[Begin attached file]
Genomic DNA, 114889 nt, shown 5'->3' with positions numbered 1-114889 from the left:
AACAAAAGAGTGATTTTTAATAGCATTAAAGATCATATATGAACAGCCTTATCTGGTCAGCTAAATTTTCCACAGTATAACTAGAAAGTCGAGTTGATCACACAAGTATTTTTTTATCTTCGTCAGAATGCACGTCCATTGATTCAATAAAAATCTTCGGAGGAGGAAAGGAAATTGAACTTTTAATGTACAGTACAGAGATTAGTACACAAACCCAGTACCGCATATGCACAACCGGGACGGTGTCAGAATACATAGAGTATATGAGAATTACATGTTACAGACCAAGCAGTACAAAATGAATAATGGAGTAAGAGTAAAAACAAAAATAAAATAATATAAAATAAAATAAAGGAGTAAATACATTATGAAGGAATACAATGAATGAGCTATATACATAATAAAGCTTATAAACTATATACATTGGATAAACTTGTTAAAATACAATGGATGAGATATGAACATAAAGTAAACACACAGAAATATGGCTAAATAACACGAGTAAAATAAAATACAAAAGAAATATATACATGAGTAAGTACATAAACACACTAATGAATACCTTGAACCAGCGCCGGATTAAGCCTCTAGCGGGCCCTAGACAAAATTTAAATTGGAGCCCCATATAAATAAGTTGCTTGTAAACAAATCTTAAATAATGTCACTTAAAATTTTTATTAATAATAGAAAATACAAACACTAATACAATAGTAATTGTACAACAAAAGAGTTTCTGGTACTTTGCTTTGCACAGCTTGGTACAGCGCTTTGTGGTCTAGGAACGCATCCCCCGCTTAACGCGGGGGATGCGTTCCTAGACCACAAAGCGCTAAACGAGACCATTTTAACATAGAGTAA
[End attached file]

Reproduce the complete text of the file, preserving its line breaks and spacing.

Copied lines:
Genomic DNA, 114889 nt, shown 5'->3' with positions numbered 1-114889 from the left:
AACAAAAGAGTGATTTTTAATAGCATTAAAGATCATATATGAACAGCCTTATCTGGTCAGCTAAATTTTCCACAGTATAACTAGAAAGTCGAGTTGATCACACAAGTATTTTTTTATCTTCGTCAGAATGCACGTCCATTGATTCAATAAAAATCTTCGGAGGAGGAAAGGAAATTGAACTTTTAATGTACAGTACAGAGATTAGTACACAAACCCAGTACCGCATATGCACAACCGGGACGGTGTCAGAATACATAGAGTATATGAGAATTACATGTTACAGACCAAGCAGTACAAAATGAATAATGGAGTAAGAGTAAAAACAAAAATAAAATAATATAAAATAAAATAAAGGAGTAAATACATTATGAAGGAATACAATGAATGAGCTATATACATAATAAAGCTTATAAACTATATACATTGGATAAACTTGTTAAAATACAATGGATGAGATATGAACATAAAGTAAACACACAGAAATATGGCTAAATAACACGAGTAAAATAAAATACAAAAGAAATATATACATGAGTAAGTACATAAACACACTAATGAATACCTTGAACCAGCGCCGGATTAAGCCTCTAGCGGGCCCTAGACAAAATTTAAATTGGAGCCCCATATAAATAAGTTGCTTGTAAACAAATCTTAAATAATGTCACTTAAAATTTTTATTAATAATAGAAAATACAAACACTAATACAATAGTAATTGTACAACAAAAGAGTTTCTGGTACTTTGCTTTGCACAGCTTGGTACAGCGCTTTGTGGTCTAGGAACGCATCCCCCGCTTAACGCGGGGGATGCGTTCCTAGACCACAAAGCGCTAAACGAGACCATTTTAACATAGAGTAA